Imagining Postcommunism
Visual Narratives of Hungary’s 1956 Revolution
Cold War
6 x 9, 216 pp.
42 b&w photos.
Pub Date: 03/29/2005
Eugenia & Hugh M. Stewart '26 Series on Eastern Europe
  cloth
Price:        $50.00 s

978-1-58544-405-2

Published by Texas A&M University Press
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Imagining Postcommunism

Visual Narratives of Hungary’s 1956 Revolution

By Beverly A. James

Although the 1956 Hungarian uprising failed to liberate the country from Soviet domination, it became a symbol of freedom for people throughout Eastern Europe and beyond. Labeling the events a counterrevolution, communist authorities exacted revenge in two years of terror and intimidation. Then, for the next thirty years, they pursued a policy of forced forgetting, attempting to obliterate public memory of the events. As communism unraveled in the late 1980s, the 1956 revolution was resurrected as inspiration for a new political order.

In Imagining Postcommunism, Beverly James demonstrates how 1956 became a foundational myth according to which the bloody events of that fall led to the ceremonial reburial of the martyred prime minister Imre Nagy in 1989, free elections in 1990, and the withdrawal of the last Soviet soldiers on June 19, 1991. She shows how museums, monuments, and holiday rituals have aided the construction of a new Hungary through the reclamation and expression of competing memories of the critical events of 1956.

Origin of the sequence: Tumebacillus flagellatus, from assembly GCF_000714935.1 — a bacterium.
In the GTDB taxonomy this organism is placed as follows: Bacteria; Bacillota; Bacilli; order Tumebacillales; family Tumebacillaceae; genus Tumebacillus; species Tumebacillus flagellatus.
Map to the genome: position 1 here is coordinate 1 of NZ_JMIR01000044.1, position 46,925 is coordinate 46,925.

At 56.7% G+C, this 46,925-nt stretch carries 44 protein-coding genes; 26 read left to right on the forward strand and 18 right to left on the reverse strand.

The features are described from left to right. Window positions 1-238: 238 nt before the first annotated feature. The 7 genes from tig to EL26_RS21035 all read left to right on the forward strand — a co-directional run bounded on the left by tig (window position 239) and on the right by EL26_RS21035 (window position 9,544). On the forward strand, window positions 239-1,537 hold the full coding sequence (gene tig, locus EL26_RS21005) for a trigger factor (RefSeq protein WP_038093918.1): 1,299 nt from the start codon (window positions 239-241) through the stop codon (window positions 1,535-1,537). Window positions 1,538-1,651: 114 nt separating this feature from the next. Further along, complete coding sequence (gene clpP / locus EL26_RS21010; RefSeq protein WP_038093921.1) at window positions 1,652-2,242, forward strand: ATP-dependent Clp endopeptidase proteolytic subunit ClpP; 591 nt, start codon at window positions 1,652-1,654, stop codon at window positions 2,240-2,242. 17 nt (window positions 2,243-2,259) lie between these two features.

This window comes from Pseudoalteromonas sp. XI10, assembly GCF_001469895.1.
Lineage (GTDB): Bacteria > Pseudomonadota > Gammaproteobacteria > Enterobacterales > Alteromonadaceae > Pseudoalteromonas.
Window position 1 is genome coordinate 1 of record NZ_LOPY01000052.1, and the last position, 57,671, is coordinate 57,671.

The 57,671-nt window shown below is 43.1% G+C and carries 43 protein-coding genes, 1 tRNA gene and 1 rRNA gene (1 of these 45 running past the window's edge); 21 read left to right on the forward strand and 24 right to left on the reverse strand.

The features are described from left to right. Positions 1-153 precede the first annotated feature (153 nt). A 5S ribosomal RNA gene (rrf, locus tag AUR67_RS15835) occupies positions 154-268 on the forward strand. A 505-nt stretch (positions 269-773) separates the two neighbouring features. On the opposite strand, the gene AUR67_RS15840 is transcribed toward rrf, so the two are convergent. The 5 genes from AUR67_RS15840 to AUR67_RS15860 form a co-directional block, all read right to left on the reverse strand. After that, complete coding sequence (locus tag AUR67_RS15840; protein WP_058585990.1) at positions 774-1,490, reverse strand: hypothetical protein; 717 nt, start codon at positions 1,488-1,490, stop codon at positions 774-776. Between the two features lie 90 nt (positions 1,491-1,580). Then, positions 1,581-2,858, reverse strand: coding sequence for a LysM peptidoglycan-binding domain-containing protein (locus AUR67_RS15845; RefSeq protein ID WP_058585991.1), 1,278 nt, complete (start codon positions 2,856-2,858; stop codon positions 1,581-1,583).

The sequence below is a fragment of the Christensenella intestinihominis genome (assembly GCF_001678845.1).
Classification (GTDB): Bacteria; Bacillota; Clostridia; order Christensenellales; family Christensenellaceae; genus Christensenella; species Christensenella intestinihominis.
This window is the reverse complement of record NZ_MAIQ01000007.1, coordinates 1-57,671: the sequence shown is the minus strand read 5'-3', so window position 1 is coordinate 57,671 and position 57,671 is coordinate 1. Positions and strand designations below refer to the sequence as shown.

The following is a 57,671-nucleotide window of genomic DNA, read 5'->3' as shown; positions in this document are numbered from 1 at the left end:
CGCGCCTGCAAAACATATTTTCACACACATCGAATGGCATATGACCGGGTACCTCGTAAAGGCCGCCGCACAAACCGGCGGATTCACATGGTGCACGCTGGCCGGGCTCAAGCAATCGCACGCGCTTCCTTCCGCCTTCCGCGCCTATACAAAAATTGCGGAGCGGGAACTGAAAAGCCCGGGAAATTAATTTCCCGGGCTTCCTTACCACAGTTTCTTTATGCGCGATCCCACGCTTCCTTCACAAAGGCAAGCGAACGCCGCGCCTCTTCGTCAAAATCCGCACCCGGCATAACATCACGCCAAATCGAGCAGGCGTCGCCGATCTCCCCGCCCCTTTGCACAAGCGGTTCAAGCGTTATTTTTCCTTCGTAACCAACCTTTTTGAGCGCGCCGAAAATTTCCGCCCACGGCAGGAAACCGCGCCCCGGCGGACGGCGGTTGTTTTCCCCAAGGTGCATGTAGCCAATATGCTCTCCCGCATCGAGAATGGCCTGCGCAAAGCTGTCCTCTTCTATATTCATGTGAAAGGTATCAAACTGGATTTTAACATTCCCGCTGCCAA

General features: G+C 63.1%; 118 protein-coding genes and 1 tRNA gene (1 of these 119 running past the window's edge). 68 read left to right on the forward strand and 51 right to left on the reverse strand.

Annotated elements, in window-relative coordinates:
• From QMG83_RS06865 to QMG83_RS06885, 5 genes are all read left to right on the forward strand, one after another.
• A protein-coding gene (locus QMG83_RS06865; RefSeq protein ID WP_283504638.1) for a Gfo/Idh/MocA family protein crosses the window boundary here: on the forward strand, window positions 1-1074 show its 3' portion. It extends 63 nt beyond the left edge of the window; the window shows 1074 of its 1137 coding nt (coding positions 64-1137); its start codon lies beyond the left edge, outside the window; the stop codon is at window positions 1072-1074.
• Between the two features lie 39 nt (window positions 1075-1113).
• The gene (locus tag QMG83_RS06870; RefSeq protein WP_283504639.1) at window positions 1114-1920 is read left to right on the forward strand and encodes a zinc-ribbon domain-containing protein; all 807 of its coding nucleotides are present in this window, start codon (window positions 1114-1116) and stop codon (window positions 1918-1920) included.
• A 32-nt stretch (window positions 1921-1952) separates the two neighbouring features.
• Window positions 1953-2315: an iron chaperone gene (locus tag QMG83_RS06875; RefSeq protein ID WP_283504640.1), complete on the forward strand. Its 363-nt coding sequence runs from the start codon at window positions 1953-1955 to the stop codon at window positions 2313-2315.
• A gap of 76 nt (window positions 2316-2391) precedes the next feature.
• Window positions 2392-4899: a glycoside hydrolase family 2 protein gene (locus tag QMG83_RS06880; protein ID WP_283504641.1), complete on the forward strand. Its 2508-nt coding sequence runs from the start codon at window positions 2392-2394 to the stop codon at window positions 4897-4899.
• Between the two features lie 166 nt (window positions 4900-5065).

Surveying the dazzling array of ceremonies, exhibitions, and memorials commemorating the revolution and its heros, James invites readers to consider the difference between the communist regime’s master narrative of 1956, with its smug, false unity, and the multiple, polemical stories woven by competing political forces in postcommunist Hungary.

A thoughtful application of communication and historical theories on the uses of memory, this study offers a unique perspective on a crucial episode in the history of Eastern Europe.

Beverly James, a professor of communication at the University of New Hampshire, has studied and taught in Hungary. She holds a Ph.D. from the University of Iowa, she has written extensively on culture and media, including articles on the Hungarian press, cinema, and advertising.

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